Sorry, Micron (NYSE:MU). That light at the end of the tunnel was just another screaming Shinkansen bullet train heading your way.

Just when it looks like things can't get any worse in the computer memory market, the bottom drops out. Again. Micron just reported a huge $0.91 GAAP loss per share, worse than the year-ago $0.34 loss per share. Sales dropped 9% year-over-year to $1.4 billion, despite a 35% increase in DRAM unit sales (measured in gigabits) from last quarter and 40% higher Flash memory sales. Demand looks solid, but so does the oversupply.

As you can imagine, selling prices continued to plummet. The average gigabit of memory sold at a 34% discount to the DRAM selling price at the start of the quarter. Some consolidation in this troubled sector would solve a lot of problems right now, and voluntary production cuts could accomplish the same thing. Micron and rivals like Samsung, Spansion (NASDAQ:SPSN), and Intel (NASDAQ:INTC) have been flooding the market with ever-cheaper memory chips for a long time, and it's in everybody's best interest to let up on the throttle for a while.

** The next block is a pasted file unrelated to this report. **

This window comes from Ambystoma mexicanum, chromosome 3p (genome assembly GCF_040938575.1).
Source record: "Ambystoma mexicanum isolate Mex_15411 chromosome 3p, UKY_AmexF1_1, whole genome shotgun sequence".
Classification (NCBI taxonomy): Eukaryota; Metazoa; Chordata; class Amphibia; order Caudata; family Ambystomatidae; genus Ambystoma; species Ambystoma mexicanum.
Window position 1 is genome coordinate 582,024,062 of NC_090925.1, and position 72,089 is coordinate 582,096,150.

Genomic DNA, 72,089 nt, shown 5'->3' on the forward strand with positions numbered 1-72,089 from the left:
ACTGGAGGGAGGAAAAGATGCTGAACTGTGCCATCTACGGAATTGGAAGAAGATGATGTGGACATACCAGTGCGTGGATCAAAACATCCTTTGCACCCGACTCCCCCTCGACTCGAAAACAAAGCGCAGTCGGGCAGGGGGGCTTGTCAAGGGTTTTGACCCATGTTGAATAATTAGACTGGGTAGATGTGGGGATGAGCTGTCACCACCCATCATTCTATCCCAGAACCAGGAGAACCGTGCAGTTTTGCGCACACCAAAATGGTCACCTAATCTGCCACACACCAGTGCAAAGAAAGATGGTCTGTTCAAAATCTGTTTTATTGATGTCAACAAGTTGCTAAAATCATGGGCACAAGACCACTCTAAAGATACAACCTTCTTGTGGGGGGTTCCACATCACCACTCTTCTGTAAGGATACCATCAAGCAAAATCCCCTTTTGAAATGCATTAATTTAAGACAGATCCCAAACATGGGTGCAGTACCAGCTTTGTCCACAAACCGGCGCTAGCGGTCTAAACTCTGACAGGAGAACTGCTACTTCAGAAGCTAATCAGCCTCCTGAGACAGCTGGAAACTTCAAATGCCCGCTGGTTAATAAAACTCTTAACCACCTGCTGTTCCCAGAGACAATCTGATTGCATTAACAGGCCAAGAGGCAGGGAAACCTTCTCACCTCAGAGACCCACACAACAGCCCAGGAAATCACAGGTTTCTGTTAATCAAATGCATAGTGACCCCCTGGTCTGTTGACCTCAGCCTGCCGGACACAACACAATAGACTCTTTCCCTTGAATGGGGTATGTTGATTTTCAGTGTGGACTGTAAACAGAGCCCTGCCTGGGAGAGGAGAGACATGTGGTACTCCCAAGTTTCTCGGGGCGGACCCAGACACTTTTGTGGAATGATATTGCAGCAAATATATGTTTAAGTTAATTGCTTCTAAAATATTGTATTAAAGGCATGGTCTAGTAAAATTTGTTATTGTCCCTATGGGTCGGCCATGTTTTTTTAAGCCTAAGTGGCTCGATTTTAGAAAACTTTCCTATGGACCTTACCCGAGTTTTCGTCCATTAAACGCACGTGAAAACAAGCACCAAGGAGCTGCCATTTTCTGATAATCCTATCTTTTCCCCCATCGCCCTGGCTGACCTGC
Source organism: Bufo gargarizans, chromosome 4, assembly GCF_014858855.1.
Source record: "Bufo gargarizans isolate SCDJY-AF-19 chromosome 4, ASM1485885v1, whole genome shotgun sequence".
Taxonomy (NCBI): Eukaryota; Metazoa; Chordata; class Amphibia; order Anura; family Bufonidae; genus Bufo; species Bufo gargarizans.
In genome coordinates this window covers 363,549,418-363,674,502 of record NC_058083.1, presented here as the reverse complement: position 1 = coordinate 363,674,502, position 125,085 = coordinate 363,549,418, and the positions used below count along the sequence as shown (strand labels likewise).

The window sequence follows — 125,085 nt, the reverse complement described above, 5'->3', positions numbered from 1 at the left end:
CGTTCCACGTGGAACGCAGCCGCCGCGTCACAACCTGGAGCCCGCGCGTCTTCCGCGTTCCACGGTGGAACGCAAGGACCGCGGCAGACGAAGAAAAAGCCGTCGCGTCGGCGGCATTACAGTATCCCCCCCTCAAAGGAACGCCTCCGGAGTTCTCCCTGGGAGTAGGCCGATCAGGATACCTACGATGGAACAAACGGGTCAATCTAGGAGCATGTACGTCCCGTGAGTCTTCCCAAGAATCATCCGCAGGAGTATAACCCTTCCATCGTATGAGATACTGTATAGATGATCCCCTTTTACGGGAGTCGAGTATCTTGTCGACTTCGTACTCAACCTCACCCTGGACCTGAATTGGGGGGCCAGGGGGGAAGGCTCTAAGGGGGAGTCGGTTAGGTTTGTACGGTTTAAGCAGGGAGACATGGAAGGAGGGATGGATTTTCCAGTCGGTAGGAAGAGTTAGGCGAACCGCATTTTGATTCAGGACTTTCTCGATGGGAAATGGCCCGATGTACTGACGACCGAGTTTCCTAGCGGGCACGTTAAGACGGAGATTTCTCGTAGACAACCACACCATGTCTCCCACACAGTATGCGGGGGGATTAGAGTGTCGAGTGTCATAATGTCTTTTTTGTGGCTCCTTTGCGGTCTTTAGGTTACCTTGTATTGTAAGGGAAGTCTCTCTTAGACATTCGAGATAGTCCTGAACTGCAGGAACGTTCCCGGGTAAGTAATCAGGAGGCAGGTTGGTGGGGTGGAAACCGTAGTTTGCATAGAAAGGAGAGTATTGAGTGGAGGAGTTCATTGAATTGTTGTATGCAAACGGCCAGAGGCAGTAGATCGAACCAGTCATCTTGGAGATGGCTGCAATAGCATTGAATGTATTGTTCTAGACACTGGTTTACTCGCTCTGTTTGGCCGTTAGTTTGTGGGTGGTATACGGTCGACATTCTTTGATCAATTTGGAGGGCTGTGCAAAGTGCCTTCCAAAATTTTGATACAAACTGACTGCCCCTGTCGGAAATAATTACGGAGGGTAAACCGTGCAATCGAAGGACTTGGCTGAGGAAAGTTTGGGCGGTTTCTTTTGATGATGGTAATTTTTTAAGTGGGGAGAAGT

Don't expect that to happen anytime soon, though. Micron CEO Steve Appleton is still talking about process improvements and capacity increases. The company even took on new debt -- increasing its long-term debt load to $2.5 billion -- to land a deal with Qimonda (NYSE:QI) that secures more sheets of silicon materials each month.

The best thing Micron is doing right now is to hold back a bit on capital improvements and delay a new production line it would share with Intel in Singapore. Good thinking there, Steve. But you need to go a lot further than that.

"I don't think anybody thinks that the next few months are going to be just awesome for the industry," Steve said in the analyst call. Darn tootin' we don't, amigo. You have a few knobs and levers in your hands that can change the picture a little bit, though. Feel free to use 'em.

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Fool contributor Anders Bylund holds no position in any of the companies discussed here. You can check out Anders' holdings or a concise bio. The Motley Fool is investors writing for investors.